US financial crisis affects South Asia - Commentary

US financial crisis affects South Asia
By: Kamal Raj Sidgel
Posted: 11/6/08

The unexpected U.S. financial crash and its ripple effects have thrashed the weak economies in South Asia, which were already reeling from the food crisis and the rising price of oil. India, despite being the most powerful economy in South Asia, was not immune to the impact of the financial crisis.

India has significant foreign capital inflow but, following the credit crunch in the U.S. and Europe, investors have started withdrawing their money from India. The Bombay Stock Exchange fell sharply in return. Thankfully, recent developments show new hopes of a rebound. Nevertheless, liquidity concerns in the Indian market have proven to be the biggest and most visible problem. The Indian central bank has responded by cutting the interest rate to 8 percent as a means to boost liquidity and stabilize India's finances.

Although India's central bank has been claiming that the country's economy is strong enough to absorb the impact of the financial crisis, there is no denying that India's technology sectors will be especially hard hit. This is because many of the information technology companies depend on the U.S. for business.

Pakistan is another country in South Asia that has been severely affected by the financial crisis. In fact, Pakistan seems to be one of the hardest hit. Its economy, already on the brink of collapse, is destined for bankruptcy because fleeing foreign investors have caused a significant depreciation in its currency, the rupee. Pakistan is also facing a serious liquidity crunch, with the only solution being international support.

Pakistan's request for Chinese support, however, has been denied because of Pakistan's alleged involvement in terrorist activities in China's Muslim-dominated areas. Saudi Arabia has refused to give Pakistan a financial concession on the oil trade, as well. The only option for Pakistan is to approach the International Monetary Fund, which will set highly stringent conditions for the nation. Nepal's economy is suffering, as well.

The recently elected Maoist government has unveiled a $3.5 billion annual budget - of which more than half is expected to be foreign aid. The donor countries, however, are all facing liquidity crunches and will have difficulty making their donations. Not receiving foreign aid would undoubtedly deal a heavy blow to Nepal, which is also witnessing the depreciation of its currency against the U.S. dollar.In Bangladesh, political instability has been the main factor behind its poor, private capital inflow.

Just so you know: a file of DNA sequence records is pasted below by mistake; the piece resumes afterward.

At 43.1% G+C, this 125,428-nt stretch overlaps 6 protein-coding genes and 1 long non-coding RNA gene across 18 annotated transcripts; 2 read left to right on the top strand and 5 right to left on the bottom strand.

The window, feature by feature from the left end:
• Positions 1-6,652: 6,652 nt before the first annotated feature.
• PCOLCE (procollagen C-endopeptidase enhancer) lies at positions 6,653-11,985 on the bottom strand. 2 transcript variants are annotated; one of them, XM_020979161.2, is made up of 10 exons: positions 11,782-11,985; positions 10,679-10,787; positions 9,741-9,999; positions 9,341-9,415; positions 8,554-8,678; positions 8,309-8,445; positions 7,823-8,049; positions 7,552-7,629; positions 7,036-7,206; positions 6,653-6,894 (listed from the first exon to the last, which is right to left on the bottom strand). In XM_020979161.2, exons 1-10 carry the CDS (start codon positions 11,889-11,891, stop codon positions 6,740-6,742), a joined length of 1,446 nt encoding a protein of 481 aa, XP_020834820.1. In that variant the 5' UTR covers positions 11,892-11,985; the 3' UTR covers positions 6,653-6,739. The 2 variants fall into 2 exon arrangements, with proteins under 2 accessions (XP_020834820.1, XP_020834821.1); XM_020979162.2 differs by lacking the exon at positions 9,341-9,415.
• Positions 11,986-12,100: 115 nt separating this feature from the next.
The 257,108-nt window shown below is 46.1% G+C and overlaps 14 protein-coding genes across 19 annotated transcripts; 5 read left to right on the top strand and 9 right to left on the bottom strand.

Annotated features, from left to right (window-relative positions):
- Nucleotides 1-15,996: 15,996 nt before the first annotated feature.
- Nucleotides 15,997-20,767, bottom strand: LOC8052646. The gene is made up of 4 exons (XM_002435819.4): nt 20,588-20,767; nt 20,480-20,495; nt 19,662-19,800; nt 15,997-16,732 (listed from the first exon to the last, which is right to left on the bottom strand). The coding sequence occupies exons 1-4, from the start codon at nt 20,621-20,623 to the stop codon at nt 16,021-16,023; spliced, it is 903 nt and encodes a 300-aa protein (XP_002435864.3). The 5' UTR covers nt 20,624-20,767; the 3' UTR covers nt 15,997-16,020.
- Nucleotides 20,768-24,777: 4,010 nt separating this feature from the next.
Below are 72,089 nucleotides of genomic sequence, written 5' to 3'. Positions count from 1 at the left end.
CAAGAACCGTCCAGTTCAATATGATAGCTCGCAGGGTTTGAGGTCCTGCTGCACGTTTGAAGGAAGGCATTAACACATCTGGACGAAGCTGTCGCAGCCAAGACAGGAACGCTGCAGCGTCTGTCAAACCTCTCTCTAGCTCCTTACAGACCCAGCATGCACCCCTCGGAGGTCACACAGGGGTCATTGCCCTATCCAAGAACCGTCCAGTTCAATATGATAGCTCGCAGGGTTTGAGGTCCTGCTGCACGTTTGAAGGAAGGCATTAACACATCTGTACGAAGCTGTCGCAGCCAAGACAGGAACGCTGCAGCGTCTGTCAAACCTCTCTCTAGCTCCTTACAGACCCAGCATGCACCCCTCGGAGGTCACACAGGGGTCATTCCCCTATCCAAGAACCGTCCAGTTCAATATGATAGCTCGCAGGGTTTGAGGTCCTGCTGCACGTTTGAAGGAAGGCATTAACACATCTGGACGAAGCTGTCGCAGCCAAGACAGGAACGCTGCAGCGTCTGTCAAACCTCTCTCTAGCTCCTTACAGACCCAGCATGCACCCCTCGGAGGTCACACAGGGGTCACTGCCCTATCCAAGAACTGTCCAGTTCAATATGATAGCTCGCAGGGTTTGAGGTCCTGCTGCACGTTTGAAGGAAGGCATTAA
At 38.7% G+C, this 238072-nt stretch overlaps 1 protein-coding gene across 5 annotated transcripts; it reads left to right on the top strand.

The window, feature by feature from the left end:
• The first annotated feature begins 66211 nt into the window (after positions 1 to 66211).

Now, with Bangladesh's major trading partners in a financial crisis, the country's main trading sectors will be the hardest hit. Bangladesh's apparel industry, for example, had laid down an ambitious target of exporting an equivalent of $25 billion and creating an extra 2 million jobs in the next five years. It is doubtful whether this will be able to occur. Bangladesh's leaders, however, have a ready-made excuse: their economy cannot grow unless the current political situation is stabilized.

Sri Lanka, on the other hand, is expected to be less affected by the financial crisis. Although foreign investors have begun to pull their money out of the country's stock market, the government has been saying that this will not have any detrimental impact on the economy.

The Colombo Stock Market has shown some negative impacts, but analysts claim that it's part of a normal ebb and flow. Nevertheless, Sri Lankan apparel and tea industries are vulnerable to the crisis, as the U.S. is one of their major export destinations. Although the U.S. financial crisis has impacted South Asian countries differently, it would be simplistic to blame it for the economic recessions in most of these countries. Severe political unrest is probably the largest cause behind the economic distress of Nepal, Bangladesh, Pakistan and Sri Lanka.

Nepal is just emerging out of a decade-long Maoist insurgency. Bangladesh is under military rule with serious political turmoil. Pakistan is struggling to establish democracy after Benazir Bhutto's assassination and Pervez Musharraf's ouster. Sri Lanka, although new hopes have emerged, has been continuously fighting with separatist rebels.Each of these nations will have a strong economy only with the establishment of a stable democracy. And India, a major economic force in South Asia, has a large role to play in helping bring about a democratic and stable future in the region.
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